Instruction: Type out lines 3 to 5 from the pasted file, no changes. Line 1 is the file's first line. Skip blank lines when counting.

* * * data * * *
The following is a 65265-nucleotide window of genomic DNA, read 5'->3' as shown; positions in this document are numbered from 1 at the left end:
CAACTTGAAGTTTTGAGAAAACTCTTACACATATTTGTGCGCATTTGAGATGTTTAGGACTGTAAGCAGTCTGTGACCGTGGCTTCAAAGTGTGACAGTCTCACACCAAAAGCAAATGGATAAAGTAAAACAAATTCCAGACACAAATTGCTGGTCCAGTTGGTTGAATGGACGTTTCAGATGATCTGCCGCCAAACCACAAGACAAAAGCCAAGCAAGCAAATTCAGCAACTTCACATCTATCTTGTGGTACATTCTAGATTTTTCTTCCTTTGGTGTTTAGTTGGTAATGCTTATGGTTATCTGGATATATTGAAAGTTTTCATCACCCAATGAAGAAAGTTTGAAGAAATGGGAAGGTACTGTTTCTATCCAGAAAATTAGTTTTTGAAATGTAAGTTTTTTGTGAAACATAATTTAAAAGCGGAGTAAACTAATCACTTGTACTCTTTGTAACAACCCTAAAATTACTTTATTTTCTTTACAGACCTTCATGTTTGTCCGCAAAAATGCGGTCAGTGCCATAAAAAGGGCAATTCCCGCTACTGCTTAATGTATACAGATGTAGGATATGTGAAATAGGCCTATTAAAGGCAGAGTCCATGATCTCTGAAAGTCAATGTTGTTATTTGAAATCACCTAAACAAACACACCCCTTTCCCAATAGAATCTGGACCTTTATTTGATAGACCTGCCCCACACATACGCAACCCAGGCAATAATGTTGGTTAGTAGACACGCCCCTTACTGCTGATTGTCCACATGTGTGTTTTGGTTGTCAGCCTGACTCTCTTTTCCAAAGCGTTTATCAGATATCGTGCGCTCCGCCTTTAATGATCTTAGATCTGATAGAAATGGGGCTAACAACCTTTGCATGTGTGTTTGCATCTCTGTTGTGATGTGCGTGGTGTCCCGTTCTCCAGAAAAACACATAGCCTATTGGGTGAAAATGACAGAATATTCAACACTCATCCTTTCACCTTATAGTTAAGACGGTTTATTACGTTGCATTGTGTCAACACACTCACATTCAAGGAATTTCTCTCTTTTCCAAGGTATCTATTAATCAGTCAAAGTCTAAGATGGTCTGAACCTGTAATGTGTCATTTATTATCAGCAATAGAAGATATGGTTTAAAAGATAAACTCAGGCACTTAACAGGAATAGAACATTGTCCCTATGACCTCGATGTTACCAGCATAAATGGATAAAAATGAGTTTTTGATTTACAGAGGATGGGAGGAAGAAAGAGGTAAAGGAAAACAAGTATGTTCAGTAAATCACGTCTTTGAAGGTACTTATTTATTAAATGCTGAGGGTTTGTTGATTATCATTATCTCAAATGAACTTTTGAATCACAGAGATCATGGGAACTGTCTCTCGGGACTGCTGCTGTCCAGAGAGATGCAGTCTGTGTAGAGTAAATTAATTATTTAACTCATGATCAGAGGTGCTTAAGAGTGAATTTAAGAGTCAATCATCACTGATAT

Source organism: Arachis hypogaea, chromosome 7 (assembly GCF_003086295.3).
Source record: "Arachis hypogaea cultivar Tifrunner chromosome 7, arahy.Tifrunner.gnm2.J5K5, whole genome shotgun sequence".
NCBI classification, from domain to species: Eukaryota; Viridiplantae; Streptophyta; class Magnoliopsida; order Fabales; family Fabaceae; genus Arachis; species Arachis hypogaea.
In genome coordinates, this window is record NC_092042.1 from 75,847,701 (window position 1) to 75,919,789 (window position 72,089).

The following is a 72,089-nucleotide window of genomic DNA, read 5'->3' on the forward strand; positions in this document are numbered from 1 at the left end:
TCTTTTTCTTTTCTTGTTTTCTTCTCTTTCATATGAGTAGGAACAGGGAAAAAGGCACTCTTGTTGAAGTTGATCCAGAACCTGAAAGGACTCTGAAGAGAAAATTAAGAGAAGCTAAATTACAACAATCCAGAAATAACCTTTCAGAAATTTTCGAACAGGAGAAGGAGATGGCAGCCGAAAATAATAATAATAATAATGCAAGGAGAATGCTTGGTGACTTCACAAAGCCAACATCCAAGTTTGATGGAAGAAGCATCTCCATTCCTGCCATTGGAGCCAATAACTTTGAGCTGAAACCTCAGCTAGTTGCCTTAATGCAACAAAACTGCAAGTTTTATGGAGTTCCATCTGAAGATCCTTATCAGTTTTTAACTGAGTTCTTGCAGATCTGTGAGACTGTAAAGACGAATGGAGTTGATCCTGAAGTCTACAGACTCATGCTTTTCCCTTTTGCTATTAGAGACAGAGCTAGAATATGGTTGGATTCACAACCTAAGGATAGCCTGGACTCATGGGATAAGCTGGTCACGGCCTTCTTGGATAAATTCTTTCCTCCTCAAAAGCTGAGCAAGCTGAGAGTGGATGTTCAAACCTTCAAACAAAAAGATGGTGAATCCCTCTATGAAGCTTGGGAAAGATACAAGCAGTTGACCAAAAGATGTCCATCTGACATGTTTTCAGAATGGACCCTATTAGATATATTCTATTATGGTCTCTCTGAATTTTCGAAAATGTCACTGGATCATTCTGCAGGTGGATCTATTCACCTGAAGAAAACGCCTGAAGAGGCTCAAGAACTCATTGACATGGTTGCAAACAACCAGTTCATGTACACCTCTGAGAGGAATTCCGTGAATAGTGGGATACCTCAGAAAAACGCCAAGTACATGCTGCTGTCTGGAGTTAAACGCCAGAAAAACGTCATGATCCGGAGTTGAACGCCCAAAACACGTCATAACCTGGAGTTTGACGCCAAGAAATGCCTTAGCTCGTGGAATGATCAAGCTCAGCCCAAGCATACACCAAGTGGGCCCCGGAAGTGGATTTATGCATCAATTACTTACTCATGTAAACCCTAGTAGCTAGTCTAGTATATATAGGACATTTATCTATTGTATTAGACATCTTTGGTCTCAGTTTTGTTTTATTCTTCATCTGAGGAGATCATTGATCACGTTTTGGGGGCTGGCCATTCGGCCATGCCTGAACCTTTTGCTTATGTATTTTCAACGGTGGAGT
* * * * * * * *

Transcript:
Source organism: Arachis hypogaea, chromosome 7 (assembly GCF_003086295.3).
Source record: "Arachis hypogaea cultivar Tifrunner chromosome 7, arahy.Tifrunner.gnm2.J5K5, whole genome shotgun sequence".
NCBI classification, from domain to species: Eukaryota; Viridiplantae; Streptophyta; class Magnoliopsida; order Fabales; family Fabaceae; genus Arachis; species Arachis hypogaea.